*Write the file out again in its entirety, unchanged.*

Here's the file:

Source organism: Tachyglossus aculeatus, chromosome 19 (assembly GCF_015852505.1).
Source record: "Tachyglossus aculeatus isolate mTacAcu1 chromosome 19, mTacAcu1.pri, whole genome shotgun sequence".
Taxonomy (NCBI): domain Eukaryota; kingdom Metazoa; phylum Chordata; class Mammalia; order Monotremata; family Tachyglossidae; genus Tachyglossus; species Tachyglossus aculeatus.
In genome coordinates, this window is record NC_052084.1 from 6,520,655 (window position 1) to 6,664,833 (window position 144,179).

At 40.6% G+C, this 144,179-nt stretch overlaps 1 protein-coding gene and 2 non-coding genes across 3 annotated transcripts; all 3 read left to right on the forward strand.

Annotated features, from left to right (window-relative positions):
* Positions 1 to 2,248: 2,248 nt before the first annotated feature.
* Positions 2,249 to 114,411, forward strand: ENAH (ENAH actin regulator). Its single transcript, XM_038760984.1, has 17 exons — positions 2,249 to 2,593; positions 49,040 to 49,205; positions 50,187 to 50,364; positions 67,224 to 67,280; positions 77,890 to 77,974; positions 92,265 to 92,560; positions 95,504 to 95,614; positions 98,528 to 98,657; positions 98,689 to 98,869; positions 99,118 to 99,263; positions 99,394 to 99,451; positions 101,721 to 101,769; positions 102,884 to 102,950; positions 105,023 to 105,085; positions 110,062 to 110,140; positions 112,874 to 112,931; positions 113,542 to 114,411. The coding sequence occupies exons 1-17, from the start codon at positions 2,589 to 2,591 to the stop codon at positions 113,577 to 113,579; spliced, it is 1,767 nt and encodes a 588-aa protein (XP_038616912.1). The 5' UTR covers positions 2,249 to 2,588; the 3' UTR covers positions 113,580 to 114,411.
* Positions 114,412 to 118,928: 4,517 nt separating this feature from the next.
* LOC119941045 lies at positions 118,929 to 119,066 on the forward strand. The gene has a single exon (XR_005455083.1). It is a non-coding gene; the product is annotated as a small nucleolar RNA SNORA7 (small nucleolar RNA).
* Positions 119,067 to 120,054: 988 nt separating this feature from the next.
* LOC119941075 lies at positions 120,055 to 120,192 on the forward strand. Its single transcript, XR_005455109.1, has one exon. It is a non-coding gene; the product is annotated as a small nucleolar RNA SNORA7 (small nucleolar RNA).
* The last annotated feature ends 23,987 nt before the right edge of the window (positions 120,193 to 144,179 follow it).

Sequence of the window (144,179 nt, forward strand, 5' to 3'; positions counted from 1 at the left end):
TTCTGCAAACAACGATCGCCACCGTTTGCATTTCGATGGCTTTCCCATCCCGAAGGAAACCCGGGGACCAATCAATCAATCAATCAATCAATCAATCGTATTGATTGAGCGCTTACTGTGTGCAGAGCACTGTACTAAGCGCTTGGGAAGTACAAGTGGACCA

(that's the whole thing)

Source organism: Tachyglossus aculeatus, chromosome 19 (assembly GCF_015852505.1).
Source record: "Tachyglossus aculeatus isolate mTacAcu1 chromosome 19, mTacAcu1.pri, whole genome shotgun sequence".
Taxonomy (NCBI): domain Eukaryota; kingdom Metazoa; phylum Chordata; class Mammalia; order Monotremata; family Tachyglossidae; genus Tachyglossus; species Tachyglossus aculeatus.
In genome coordinates, this window is record NC_052084.1 from 6,520,655 (window position 1) to 6,664,833 (window position 144,179).

At 40.6% G+C, this 144,179-nt stretch overlaps 1 protein-coding gene and 2 non-coding genes across 3 annotated transcripts; all 3 read left to right on the forward strand.

Annotated features, from left to right (window-relative positions):
* Positions 1 to 2,248: 2,248 nt before the first annotated feature.
* Positions 2,249 to 114,411, forward strand: ENAH (ENAH actin regulator). Its single transcript, XM_038760984.1, has 17 exons — positions 2,249 to 2,593; positions 49,040 to 49,205; positions 50,187 to 50,364; positions 67,224 to 67,280; positions 77,890 to 77,974; positions 92,265 to 92,560; positions 95,504 to 95,614; positions 98,528 to 98,657; positions 98,689 to 98,869; positions 99,118 to 99,263; positions 99,394 to 99,451; positions 101,721 to 101,769; positions 102,884 to 102,950; positions 105,023 to 105,085; positions 110,062 to 110,140; positions 112,874 to 112,931; positions 113,542 to 114,411. The coding sequence occupies exons 1-17, from the start codon at positions 2,589 to 2,591 to the stop codon at positions 113,577 to 113,579; spliced, it is 1,767 nt and encodes a 588-aa protein (XP_038616912.1). The 5' UTR covers positions 2,249 to 2,588; the 3' UTR covers positions 113,580 to 114,411.
* Positions 114,412 to 118,928: 4,517 nt separating this feature from the next.
* LOC119941045 lies at positions 118,929 to 119,066 on the forward strand. The gene has a single exon (XR_005455083.1). It is a non-coding gene; the product is annotated as a small nucleolar RNA SNORA7 (small nucleolar RNA).
* Positions 119,067 to 120,054: 988 nt separating this feature from the next.
* LOC119941075 lies at positions 120,055 to 120,192 on the forward strand. Its single transcript, XR_005455109.1, has one exon. It is a non-coding gene; the product is annotated as a small nucleolar RNA SNORA7 (small nucleolar RNA).
* The last annotated feature ends 23,987 nt before the right edge of the window (positions 120,193 to 144,179 follow it).

Sequence of the window (144,179 nt, forward strand, 5' to 3'; positions counted from 1 at the left end):
TTCTGCAAACAACGATCGCCACCGTTTGCATTTCGATGGCTTTCCCATCCCGAAGGAAACCCGGGGACCAATCAATCAATCAATCAATCAATCAATCGTATTGATTGAGCGCTTACTGTGTGCAGAGCACTGTACTAAGCGCTTGGGAAGTACAAGTGGACCA